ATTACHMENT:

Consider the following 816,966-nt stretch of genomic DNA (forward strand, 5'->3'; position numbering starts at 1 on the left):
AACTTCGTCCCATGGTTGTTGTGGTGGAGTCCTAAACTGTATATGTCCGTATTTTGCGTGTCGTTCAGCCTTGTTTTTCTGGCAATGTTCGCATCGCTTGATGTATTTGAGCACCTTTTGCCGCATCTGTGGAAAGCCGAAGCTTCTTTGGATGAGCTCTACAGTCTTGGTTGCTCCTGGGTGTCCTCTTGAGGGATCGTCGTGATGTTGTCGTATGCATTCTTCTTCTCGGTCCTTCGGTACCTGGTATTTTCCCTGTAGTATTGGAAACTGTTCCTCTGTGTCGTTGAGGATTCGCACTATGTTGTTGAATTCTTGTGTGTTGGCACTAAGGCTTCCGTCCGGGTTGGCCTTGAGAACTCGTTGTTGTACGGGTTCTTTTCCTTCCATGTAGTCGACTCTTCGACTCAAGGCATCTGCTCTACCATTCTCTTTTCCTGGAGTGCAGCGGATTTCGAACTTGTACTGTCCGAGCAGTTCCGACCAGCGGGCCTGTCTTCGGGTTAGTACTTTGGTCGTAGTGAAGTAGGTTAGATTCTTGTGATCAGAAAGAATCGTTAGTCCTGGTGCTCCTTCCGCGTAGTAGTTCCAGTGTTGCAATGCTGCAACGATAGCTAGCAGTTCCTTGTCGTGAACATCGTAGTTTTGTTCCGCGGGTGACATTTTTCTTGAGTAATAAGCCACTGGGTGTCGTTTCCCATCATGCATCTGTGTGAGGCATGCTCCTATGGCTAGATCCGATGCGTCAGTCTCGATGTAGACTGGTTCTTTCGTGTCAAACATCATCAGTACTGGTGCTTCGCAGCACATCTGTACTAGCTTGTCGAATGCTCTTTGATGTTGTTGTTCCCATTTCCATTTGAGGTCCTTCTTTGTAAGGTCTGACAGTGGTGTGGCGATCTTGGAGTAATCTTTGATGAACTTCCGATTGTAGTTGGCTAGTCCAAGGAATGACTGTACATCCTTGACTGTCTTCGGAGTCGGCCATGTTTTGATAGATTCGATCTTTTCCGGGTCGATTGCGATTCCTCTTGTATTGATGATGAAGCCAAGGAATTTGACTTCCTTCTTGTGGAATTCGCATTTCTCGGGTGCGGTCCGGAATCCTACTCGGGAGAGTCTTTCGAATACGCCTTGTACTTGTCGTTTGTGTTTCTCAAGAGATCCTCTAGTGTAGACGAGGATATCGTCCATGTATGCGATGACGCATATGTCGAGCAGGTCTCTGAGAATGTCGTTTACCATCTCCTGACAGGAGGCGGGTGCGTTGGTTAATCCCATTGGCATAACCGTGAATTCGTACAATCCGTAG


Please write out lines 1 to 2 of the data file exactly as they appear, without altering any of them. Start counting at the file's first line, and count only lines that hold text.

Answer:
Consider the following 816,966-nt stretch of genomic DNA (forward strand, 5'->3'; position numbering starts at 1 on the left):
AACTTCGTCCCATGGTTGTTGTGGTGGAGTCCTAAACTGTATATGTCCGTATTTTGCGTGTCGTTCAGCCTTGTTTTTCTGGCAATGTTCGCATCGCTTGATGTATTTGAGCACCTTTTGCCGCATCTGTGGAAAGCCGAAGCTTCTTTGGATGAGCTCTACAGTCTTGGTTGCTCCTGGGTGTCCTCTTGAGGGATCGTCGTGATGTTGTCGTATGCATTCTTCTTCTCGGTCCTTCGGTACCTGGTATTTTCCCTGTAGTATTGGAAACTGTTCCTCTGTGTCGTTGAGGATTCGCACTATGTTGTTGAATTCTTGTGTGTTGGCACTAAGGCTTCCGTCCGGGTTGGCCTTGAGAACTCGTTGTTGTACGGGTTCTTTTCCTTCCATGTAGTCGACTCTTCGACTCAAGGCATCTGCTCTACCATTCTCTTTTCCTGGAGTGCAGCGGATTTCGAACTTGTACTGTCCGAGCAGTTCCGACCAGCGGGCCTGTCTTCGGGTTAGTACTTTGGTCGTAGTGAAGTAGGTTAGATTCTTGTGATCAGAAAGAATCGTTAGTCCTGGTGCTCCTTCCGCGTAGTAGTTCCAGTGTTGCAATGCTGCAACGATAGCTAGCAGTTCCTTGTCGTGAACATCGTAGTTTTGTTCCGCGGGTGACATTTTTCTTGAGTAATAAGCCACTGGGTGTCGTTTCCCATCATGCATCTGTGTGAGGCATGCTCCTATGGCTAGATCCGATGCGTCAGTCTCGATGTAGACTGGTTCTTTCGTGTCAAACATCATCAGTACTGGTGCTTCGCAGCACATCTGTACTAGCTTGTCGAATGCTCTTTGATGTTGTTGTTCCCATTTCCATTTGAGGTCCTTCTTTGTAAGGTCTGACAGTGGTGTGGCGATCTTGGAGTAATCTTTGATGAACTTCCGATTGTAGTTGGCTAGTCCAAGGAATGACTGTACATCCTTGACTGTCTTCGGAGTCGGCCATGTTTTGATAGATTCGATCTTTTCCGGGTCGATTGCGATTCCTCTTGTATTGATGATGAAGCCAAGGAATTTGACTTCCTTCTTGTGGAATTCGCATTTCTCGGGTGCGGTCCGGAATCCTACTCGGGAGAGTCTTTCGAATACGCCTTGTACTTGTCGTTTGTGTTTCTCAAGAGATCCTCTAGTGTAGACGAGGATATCGTCCATGTATGCGATGACGCATATGTCGAGCAGGTCTCTGAGAATGTCGTTTACCATCTCCTGACAGGAGGCGGGTGCGTTGGTTAATCCCATTGGCATAACCGTGAATTCGTACAATCCGTAG